Mobile gaming is often referred to by many as not “real gaming” and the reasons for that aren’t exactly news to anyone. Poor graphics, bad storylines, horrible touch controls… you know the story. Yet despite all the hate it gets, many industry experts believe that mobile gaming is on track to see explosive growth in the coming years.
But how? What’s different this time? Let’s take a closer look at five reasons why mobile gaming has a surprisingly bright future.
1. There Are More Potential Mobile Gamers Than Console Gamers
Assuming that a mobile game becomes popular, it can turn out to be more profitable than an equivalent console game. Why? Because almost everyone in the world owns a smartphone but gaming consoles like PlayStation or Xbox have to be bought exclusively to enjoy the hobby and are thus more expensive from the get-go.
The greater the number of people playing your mobile game, the greater the revenue you can earn via player spending and running in-game ads. Although, this is a high-risk, high-return investment. For every mobile game that does succeed, there are hundreds that don’t.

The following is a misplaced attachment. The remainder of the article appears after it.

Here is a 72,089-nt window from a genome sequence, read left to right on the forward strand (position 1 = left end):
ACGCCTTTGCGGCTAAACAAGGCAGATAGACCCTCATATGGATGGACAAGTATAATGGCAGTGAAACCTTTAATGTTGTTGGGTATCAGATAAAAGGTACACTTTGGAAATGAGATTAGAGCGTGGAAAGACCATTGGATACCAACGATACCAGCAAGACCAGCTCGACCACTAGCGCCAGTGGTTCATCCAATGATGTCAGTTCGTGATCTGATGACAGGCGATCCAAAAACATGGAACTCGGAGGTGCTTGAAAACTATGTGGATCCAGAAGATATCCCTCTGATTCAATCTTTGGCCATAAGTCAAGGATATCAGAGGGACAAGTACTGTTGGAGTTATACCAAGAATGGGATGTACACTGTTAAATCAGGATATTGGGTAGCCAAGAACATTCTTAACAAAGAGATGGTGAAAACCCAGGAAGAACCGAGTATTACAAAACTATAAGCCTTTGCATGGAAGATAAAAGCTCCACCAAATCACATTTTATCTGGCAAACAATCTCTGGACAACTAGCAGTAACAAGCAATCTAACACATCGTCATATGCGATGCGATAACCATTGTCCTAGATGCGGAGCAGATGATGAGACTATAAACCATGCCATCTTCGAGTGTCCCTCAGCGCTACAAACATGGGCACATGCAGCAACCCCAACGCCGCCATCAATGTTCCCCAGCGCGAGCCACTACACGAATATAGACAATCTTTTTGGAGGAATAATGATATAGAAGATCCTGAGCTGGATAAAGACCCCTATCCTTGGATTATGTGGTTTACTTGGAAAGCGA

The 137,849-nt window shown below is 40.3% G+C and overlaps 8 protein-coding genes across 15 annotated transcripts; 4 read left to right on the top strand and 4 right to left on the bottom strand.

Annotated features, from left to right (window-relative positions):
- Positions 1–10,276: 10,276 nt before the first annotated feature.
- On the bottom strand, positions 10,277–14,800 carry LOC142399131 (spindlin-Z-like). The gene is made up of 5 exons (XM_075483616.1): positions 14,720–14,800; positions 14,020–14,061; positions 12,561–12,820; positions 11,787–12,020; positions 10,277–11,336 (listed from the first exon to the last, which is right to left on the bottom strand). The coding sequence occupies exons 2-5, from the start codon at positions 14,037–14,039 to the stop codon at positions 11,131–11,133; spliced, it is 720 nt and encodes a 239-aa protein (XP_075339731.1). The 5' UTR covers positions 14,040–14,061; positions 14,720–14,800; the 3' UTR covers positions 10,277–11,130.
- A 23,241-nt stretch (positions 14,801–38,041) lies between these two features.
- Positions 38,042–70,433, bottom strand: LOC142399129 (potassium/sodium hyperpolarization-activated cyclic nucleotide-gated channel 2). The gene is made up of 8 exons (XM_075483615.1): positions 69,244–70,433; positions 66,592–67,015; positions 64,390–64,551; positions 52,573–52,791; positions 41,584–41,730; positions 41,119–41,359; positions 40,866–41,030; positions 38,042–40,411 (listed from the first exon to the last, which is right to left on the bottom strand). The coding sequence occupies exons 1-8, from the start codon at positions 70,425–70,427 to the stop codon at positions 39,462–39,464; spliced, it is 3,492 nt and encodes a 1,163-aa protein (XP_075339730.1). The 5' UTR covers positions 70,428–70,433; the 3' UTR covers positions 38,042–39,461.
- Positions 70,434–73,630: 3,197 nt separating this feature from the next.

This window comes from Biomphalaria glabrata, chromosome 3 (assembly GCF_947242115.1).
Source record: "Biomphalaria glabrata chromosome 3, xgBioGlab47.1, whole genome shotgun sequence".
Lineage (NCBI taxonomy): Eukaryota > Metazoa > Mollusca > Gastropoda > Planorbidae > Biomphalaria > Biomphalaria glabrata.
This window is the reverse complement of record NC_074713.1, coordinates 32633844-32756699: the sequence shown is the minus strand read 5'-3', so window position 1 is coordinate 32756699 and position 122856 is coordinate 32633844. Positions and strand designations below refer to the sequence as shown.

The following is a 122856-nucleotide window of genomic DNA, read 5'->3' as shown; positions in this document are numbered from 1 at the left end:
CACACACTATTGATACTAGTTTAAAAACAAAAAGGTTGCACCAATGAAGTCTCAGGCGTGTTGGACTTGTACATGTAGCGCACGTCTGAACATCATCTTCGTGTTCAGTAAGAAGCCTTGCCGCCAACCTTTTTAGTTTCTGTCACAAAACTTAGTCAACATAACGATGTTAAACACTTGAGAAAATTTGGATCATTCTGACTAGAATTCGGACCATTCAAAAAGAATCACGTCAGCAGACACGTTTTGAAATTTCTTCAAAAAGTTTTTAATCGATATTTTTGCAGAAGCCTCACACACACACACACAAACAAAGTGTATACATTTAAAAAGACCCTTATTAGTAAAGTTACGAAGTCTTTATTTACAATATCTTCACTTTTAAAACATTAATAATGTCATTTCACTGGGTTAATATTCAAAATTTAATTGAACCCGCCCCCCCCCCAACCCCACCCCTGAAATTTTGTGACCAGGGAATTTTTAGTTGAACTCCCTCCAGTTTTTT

Despite this risk, many popular console titles such as League of Legends, Diablo, Apex Legends, and Just Cause are coming to mobile soon to capitalize on the growing number of mobile gamers. To give you some perspective, let’s take a quick look at the 2021 worldwide revenue of some of the most well-known mobile games:
|Games||Total revenue in 2021|
|PUBG Mobile||$2.8 billion|
|Genshin Impact||$1.8 billion|
|Pokémon GO||$1.2 billion|
|Candy Crush Saga||$1.2 billion|
The apps above have anywhere from 50 million to one billion downloads on the Google Play Store. Although downloads are a big variable, revenue earned also depends on other factors such as player retention, time spent in the game, the level of gamification, etc.
2. Microtransactions Enable Recurring Income
People often ignore paid mobiles games at first sight; it’s one of the biggest reasons why mobile gaming sucks. You see, more than 90% of all apps are free, so it’s normal for people to expect that mobile games should be free too. But many developers are immediately put off by the idea of not getting an upfront fee for their game.